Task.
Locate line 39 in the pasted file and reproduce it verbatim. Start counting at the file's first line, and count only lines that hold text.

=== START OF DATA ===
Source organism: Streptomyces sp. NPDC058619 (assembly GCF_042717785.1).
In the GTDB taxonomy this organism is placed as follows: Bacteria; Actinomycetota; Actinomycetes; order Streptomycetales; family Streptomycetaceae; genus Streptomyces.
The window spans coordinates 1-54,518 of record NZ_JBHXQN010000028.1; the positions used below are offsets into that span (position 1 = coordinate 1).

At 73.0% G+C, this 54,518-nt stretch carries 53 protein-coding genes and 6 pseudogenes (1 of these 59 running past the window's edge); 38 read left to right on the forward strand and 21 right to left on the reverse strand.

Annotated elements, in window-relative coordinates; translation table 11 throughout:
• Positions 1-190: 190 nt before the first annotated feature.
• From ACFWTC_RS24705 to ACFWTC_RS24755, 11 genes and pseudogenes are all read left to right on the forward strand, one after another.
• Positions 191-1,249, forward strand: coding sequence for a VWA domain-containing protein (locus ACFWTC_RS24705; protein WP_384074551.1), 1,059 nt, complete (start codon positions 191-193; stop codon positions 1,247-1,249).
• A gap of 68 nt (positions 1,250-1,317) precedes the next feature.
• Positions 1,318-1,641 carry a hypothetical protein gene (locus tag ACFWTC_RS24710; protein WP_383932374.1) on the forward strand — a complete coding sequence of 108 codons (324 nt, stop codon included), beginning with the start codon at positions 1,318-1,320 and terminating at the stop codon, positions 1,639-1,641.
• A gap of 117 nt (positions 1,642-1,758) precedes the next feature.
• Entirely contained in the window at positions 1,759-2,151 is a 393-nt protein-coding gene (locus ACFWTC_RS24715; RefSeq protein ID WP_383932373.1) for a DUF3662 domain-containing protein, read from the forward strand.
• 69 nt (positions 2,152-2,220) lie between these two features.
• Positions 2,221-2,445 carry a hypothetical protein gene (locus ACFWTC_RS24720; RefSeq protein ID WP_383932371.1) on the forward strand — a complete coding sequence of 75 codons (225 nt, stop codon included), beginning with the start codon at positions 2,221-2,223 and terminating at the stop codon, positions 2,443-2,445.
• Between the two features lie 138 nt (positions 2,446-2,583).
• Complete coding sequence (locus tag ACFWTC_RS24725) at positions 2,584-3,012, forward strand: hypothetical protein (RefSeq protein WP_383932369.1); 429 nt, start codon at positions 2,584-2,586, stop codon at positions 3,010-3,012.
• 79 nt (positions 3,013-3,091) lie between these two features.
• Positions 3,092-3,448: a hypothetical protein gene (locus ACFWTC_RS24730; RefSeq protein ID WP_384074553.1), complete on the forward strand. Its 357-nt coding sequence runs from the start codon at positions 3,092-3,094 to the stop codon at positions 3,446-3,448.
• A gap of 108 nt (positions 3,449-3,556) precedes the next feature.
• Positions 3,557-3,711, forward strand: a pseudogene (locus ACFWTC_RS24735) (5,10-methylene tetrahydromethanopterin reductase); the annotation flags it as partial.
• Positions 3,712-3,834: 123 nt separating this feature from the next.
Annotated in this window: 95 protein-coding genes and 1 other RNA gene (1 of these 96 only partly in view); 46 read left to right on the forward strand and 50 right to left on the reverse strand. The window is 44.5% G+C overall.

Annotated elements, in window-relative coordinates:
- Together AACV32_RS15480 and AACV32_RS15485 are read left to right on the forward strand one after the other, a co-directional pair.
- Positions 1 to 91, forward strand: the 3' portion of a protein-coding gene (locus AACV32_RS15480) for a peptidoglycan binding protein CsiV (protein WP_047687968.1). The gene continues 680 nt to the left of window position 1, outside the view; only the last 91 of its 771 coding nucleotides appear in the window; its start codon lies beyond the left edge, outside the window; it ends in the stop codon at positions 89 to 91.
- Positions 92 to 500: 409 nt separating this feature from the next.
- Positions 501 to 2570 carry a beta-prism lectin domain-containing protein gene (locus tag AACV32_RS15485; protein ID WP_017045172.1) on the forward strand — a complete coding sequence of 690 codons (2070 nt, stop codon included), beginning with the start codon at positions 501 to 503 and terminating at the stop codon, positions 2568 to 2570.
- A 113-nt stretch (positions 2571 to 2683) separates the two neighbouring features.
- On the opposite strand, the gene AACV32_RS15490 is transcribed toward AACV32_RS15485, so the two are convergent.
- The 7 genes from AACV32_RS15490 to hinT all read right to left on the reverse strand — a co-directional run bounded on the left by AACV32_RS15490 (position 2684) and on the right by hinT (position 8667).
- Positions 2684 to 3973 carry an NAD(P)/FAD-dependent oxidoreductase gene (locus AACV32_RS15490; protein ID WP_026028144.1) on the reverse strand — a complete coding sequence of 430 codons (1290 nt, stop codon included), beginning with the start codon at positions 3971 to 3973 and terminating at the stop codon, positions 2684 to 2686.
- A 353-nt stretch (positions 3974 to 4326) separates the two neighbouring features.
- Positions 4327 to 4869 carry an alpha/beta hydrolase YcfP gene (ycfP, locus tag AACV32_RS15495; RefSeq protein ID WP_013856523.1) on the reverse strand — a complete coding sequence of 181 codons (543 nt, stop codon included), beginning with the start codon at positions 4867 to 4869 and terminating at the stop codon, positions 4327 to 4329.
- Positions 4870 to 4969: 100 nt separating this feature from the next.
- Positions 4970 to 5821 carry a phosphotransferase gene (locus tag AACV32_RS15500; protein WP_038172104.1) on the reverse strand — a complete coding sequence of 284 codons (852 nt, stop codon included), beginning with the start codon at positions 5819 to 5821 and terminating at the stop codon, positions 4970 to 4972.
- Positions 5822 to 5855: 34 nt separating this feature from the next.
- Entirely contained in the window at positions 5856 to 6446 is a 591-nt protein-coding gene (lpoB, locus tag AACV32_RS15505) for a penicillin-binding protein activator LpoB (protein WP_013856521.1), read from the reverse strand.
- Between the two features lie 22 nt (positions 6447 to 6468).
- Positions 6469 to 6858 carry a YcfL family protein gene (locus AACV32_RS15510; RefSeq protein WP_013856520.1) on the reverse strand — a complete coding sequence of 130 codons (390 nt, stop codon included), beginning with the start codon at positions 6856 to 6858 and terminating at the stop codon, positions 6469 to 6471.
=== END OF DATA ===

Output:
- Positions 6469 to 6858 carry a YcfL family protein gene (locus AACV32_RS15510; RefSeq protein WP_013856520.1) on the reverse strand — a complete coding sequence of 130 codons (390 nt, stop codon included), beginning with the start codon at positions 6856 to 6858 and terminating at the stop codon, positions 6469 to 6471.